HOUSTON (Jan. 21, 2009) Finding cures for hearing loss, breast cancer and childhood cancer and a way to identify people at risk for tuberculosis are goals of the first recipients of grants from the Virginia and L.E. Simmons Family Foundation Collaborative Research Fund. The fund, a $3 million initiative to discover new ways to diagnose and treat diseases, supports collaboration among researchers at Rice University, Texas Children's Hospital and The Methodist Hospital Research Institute.
Four projects chosen from 35 proposals have been awarded one-year seed grants. Ideally, organizations like the National Science Foundation and the National Institutes of Health (NIH) will fund continuing research. The awards were announced today in a ceremony at The Methodist Hospital.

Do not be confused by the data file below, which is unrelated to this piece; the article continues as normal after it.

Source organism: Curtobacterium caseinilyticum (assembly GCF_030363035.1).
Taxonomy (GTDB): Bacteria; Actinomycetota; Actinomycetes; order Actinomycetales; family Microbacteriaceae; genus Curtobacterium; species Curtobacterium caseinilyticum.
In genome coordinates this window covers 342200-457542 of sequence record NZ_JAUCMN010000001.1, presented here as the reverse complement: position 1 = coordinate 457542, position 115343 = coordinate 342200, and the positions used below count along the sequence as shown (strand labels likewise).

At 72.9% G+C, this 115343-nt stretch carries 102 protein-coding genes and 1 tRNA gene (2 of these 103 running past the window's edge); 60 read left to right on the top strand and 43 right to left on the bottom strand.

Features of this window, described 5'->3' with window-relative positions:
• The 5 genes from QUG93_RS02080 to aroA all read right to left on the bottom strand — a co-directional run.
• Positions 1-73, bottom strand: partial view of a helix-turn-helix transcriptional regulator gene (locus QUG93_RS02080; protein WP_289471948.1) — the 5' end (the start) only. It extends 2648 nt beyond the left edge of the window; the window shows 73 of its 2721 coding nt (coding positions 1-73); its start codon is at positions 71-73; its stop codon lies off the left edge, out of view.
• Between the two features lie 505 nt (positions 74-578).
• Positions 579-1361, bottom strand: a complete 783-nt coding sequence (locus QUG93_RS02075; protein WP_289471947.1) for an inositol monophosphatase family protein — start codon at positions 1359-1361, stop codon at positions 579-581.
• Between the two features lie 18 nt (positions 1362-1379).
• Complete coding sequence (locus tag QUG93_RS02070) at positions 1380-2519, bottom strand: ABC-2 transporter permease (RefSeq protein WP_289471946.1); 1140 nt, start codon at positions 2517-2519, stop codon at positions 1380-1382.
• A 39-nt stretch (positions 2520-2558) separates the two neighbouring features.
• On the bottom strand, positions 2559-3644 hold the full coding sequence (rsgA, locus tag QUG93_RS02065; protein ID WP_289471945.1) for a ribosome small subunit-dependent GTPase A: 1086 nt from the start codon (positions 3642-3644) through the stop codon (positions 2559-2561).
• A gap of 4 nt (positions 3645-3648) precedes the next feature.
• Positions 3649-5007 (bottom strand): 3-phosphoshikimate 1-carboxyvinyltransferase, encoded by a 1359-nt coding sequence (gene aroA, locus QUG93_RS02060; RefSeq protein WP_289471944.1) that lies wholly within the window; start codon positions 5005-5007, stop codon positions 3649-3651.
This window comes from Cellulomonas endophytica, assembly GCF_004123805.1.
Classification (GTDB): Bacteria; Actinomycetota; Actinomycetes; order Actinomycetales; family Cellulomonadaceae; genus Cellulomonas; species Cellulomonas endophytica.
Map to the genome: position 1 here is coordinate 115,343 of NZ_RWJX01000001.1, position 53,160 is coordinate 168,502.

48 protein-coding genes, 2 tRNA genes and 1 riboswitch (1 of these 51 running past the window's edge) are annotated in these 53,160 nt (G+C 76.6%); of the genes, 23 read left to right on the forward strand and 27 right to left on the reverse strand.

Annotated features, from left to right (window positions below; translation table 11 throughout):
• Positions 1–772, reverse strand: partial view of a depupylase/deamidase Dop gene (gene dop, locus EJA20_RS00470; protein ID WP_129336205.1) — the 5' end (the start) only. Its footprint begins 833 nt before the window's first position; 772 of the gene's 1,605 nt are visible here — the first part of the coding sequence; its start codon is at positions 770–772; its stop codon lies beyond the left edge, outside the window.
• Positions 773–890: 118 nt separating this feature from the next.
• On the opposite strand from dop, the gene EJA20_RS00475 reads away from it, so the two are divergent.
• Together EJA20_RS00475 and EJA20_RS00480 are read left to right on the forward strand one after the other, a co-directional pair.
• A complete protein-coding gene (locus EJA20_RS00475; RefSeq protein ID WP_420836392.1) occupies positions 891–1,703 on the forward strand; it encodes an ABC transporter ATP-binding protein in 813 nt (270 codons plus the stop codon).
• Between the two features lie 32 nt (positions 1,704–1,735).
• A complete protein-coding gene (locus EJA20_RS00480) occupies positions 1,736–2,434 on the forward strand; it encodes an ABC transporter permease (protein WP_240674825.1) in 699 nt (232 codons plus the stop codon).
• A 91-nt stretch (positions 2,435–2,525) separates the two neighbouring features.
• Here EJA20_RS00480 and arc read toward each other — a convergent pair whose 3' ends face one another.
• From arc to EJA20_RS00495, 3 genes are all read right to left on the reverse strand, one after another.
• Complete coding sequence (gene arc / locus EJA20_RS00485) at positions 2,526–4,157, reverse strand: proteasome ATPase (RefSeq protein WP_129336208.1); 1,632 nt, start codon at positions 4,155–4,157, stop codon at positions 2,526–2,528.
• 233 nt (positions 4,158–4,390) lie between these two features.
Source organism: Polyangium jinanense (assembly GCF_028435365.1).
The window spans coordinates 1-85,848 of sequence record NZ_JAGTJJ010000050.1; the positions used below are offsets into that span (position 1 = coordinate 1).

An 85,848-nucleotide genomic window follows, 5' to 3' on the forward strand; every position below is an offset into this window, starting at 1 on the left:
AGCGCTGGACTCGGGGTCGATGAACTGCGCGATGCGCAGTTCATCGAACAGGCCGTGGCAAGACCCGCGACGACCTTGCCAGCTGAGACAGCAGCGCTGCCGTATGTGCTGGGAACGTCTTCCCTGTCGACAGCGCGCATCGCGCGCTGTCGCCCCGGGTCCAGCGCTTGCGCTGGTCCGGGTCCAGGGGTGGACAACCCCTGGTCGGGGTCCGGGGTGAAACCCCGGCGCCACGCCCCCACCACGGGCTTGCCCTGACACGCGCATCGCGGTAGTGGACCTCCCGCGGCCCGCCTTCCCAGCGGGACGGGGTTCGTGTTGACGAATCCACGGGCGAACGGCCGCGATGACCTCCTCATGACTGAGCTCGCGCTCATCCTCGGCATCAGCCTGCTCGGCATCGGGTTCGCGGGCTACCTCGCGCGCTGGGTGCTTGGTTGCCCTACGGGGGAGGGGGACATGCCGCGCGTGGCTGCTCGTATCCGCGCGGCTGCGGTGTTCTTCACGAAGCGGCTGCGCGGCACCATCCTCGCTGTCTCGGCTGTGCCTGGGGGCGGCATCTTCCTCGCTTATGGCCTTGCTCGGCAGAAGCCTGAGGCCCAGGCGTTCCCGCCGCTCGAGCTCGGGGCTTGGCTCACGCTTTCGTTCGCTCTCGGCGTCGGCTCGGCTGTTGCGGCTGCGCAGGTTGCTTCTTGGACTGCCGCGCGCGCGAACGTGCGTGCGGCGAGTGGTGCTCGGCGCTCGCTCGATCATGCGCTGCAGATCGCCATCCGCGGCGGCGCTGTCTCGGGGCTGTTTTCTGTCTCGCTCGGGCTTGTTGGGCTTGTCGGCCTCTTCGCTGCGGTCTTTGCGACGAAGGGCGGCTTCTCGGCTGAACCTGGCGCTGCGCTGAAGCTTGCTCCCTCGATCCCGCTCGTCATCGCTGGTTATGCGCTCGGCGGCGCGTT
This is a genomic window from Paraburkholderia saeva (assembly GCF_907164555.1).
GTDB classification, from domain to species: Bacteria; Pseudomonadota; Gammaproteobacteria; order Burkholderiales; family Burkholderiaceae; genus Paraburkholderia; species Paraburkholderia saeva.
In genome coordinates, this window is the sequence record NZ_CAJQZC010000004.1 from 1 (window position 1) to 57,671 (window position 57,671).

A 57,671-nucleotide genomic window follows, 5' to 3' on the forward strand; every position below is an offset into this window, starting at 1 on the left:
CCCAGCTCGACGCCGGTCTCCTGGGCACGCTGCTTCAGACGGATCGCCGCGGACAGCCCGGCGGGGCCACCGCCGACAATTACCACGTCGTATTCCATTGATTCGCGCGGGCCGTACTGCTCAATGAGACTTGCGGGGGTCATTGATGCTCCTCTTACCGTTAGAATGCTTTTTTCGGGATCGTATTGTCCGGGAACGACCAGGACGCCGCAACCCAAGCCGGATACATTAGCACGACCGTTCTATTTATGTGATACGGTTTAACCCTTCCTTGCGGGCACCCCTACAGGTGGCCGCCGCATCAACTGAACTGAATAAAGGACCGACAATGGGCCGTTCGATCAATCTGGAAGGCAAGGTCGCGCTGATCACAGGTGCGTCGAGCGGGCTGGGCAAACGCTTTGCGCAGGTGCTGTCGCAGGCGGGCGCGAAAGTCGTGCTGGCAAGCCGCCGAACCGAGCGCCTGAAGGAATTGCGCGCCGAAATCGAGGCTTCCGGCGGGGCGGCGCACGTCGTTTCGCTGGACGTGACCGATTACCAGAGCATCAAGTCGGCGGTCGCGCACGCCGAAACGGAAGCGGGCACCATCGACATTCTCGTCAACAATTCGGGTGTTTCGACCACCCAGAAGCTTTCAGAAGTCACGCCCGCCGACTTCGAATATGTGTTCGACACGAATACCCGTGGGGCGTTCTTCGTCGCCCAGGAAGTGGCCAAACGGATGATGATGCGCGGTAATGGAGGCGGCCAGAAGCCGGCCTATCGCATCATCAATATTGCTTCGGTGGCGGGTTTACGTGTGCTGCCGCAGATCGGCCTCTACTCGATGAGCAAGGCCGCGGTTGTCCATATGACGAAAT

The Simmons family's intention is to promote novel solutions to difficult medical problems through the combined expertise of Texas Medical Center scientists, engineers and doctors who might not otherwise collaborate.
The foundation requested proposals for original, innovative work suited to a multidisciplinary approach that would involve researchers from at least two of the three institutions.
"Our family is very pleased with, first and foremost, the collaborations that are taking place among the three institutions," said L.E. Simmons of the first round of recipients.
"Second, we are really pleased with how terrific the proposals were. We are impressed with the quality and depth of the proposals. A large number of them would qualify for NIH funding in normal times.
"We are only sorry there isn't enough money there to fund more projects."
Unraveling mysteries of tuberculosis
Why does the tuberculosis germ make some people gravely ill and leave others untouched? That's what intrigues Margaret Goodell, Katherine King and Catherine Bollard of Texas Children's Hospital and Edward Graviss of The Methodist Hospital Research Institute, who received a grant of
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